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  • Writer's pictureThe Rosewater Doula

Seven Questions People Ask About Doulas

Updated: Jan 30, 2019

1.What does a doula do?

A birth doula, also called a labor doula, is a non-medical professional who supports a birthing person during their labor and birth. Prior to labor, in order to offer optimal support a doula will typically offer 1-3 meetings, called “prenatal visits” with you. During prenatal visits, you and your doula discuss your birth plan, your values and priorities, and any relevant medical concerns, so your doula can learn how to best support you. During labor and delivery, doulas offer continuous physical, emotional, mental, and informational support—tailored to your needs. A doula will stay with you 1-5 hours post birth and offer additional support as needed.

2. Who can be a doula?

Men and women can both be doulas, but they are most typically women. You’ll find doulas of all ages, some with no children, some with great-grandchildren! Many doulas choose to go through training and obtain a certification and others do not. There are many certification routes to take; I personally was drawn to the culture and philosophy of DONA International so I trained through them. I am passionate about aligning myself with a long-standing training organization.

3. Can a doula go with me to my home, hospital or birth center?

Absolutely! The benefit of a Doula being a non-medical professional is that most doulas work for you, and not a particular hospital or birth center. Doulas go to where YOU are birthing! As a doula I have attended births in all of these places. However, in my experience most hospital policies state that only one support person is permitted back in the operating room (such as during a C-section). Depending on the situation your doula may or may not be allowed in the operating room. If your doula is not permitted in the operating room they often extend support prior and immediately after. However, sometimes Doulas ARE allowed back in OR. I personally have attended a birth in the operating room.

4. When is it too late to hire a doula?

It is never too late to hire a doula! The only issue that you might run into is your doula being booked-up. Most doulas take 1-5 clients a month, so hiring a doula sooner rather than later in your pregnancy is ideal, but not mandatory.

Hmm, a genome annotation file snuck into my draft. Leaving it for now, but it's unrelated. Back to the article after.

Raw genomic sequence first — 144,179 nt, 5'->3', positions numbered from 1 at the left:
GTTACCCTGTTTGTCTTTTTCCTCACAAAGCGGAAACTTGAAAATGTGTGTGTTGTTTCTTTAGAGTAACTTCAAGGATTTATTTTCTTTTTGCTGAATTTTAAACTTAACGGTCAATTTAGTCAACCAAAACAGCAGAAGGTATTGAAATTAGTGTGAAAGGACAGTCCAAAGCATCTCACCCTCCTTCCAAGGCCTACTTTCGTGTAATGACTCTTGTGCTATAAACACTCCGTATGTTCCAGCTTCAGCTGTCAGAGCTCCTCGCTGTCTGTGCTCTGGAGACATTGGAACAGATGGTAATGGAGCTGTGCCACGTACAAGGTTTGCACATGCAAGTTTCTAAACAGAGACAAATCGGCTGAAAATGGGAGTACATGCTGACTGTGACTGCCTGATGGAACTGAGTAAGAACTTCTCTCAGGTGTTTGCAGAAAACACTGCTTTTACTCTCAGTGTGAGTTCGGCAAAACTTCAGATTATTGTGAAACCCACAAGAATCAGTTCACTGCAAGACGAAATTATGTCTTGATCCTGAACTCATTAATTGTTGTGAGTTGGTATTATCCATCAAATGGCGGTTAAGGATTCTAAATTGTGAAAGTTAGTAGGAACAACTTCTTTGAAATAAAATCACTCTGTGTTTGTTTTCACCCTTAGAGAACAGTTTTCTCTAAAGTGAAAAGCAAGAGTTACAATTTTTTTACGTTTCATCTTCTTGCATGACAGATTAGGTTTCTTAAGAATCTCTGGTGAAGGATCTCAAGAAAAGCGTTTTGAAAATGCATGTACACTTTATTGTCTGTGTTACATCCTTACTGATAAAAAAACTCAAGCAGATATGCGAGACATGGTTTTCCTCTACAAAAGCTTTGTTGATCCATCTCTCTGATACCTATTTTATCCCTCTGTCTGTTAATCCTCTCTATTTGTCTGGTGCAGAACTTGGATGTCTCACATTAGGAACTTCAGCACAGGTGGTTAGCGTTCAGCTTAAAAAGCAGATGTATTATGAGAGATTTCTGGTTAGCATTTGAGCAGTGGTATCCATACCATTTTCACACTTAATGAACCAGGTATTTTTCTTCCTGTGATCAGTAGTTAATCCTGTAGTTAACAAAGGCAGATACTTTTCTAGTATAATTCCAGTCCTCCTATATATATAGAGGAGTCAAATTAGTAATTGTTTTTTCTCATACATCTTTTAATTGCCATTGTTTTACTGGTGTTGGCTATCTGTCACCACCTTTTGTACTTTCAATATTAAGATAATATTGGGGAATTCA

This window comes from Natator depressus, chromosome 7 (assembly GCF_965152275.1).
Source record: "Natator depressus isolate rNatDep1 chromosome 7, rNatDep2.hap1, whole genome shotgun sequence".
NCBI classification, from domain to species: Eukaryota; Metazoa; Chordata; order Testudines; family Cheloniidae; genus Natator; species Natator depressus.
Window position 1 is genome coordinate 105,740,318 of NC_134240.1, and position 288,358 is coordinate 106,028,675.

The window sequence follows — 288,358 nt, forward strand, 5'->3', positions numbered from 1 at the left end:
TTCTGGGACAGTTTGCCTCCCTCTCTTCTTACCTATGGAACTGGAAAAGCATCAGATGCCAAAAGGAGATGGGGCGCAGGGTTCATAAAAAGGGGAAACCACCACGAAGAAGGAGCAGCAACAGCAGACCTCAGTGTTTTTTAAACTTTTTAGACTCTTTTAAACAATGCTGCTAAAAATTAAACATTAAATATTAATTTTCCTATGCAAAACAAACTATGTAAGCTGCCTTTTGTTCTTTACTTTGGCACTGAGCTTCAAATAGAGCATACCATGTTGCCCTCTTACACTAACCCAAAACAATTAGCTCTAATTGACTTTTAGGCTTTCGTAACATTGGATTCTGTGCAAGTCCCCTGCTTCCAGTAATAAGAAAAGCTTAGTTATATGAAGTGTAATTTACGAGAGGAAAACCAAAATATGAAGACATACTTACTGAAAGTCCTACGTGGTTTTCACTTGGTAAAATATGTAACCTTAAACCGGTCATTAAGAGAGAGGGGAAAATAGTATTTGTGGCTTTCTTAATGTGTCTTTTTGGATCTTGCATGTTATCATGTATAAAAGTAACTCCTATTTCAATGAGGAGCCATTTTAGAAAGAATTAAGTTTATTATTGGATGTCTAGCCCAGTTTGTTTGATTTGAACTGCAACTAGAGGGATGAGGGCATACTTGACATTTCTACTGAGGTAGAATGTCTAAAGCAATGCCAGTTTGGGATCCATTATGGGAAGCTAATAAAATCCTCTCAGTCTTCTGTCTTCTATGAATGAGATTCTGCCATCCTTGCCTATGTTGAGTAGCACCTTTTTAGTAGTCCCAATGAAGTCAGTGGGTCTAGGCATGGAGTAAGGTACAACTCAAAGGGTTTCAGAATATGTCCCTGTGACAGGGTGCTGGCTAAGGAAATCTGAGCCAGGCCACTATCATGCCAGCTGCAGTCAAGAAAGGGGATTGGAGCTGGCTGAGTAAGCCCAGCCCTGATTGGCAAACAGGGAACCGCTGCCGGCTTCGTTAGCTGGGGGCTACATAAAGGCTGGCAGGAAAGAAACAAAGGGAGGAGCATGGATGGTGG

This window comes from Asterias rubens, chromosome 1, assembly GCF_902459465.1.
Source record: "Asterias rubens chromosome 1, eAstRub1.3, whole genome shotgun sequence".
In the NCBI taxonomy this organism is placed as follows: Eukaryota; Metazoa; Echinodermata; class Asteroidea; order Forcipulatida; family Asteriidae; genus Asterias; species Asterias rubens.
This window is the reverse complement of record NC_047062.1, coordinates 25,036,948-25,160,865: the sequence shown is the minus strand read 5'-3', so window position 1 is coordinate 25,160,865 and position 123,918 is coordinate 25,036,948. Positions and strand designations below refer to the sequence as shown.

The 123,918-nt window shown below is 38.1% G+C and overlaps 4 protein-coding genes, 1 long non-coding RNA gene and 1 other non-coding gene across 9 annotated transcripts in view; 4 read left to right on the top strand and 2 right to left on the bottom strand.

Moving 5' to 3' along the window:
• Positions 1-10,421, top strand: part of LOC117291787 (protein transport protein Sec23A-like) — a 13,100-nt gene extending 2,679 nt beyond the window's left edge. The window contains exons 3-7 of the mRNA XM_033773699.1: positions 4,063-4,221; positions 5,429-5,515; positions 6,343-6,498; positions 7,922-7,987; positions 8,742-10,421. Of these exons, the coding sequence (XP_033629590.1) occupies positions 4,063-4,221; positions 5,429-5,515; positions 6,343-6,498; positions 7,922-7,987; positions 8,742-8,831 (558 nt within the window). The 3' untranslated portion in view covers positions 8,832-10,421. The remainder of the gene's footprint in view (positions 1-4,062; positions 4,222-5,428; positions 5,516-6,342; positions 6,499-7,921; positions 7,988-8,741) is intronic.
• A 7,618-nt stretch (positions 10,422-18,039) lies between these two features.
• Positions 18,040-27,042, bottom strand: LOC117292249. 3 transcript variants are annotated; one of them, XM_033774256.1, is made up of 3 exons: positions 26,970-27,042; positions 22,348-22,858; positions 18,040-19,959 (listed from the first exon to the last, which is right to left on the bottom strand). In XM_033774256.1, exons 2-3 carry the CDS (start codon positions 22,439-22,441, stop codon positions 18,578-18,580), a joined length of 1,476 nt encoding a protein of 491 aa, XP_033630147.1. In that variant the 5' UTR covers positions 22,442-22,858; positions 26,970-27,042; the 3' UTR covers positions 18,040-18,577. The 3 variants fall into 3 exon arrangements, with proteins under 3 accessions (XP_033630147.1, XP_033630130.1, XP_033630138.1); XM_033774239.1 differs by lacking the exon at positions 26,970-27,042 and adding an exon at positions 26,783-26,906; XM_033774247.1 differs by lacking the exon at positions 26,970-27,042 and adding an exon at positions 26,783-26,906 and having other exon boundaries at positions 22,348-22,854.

5. Why do I need a doula?

Everyone can benefit from the support of a doula. No matter how or where you plan on birthing. Doulas teach and aid with coping tools, share empowering information and are able to help you advocate for yourself and your needs. People often ask, “I have a supportive partner, do I still need a doula?” YES! A supportive partner is one person with one body and two hands, who also needs support. Supportive partners often find the presence of a doula to be invaluable as it enables both you and your partner to be present to each other during the birthing experience.

6. How much does a doula cost?

Doula fees range anywhere between pro-bono to $2,000. This is often a reflection of their experience and education—but not always. What I've noticed is, the average fee in my state of North Carolina is around $900. Because my personal mission is centered on community service, I like to make my services as affordable and accessible as possible. I never want someone to NOT hire a doula because they feel like they can’t afford one. I offer a sliding scale for families in need, and a payment plan is always an option.

7. How do I hire a doula?

It’s easy to hire a doula. I suggest first asking your midwife or doctor for recommendations. DoulaMatch.Net is another great way to find doulas in your area. It is essential that you find the right doula for you so interviewing a few can prove to be very beneficial. If you feel like you are in a pinch for time, most doulas are happy to do an initial interview over FaceTime or Skype—that way you are able to meet multiple doulas in a shorter amount of time. If you are looking for a doula in Kitsap County, Washington State, I would love to set up a free consultation and meet you!

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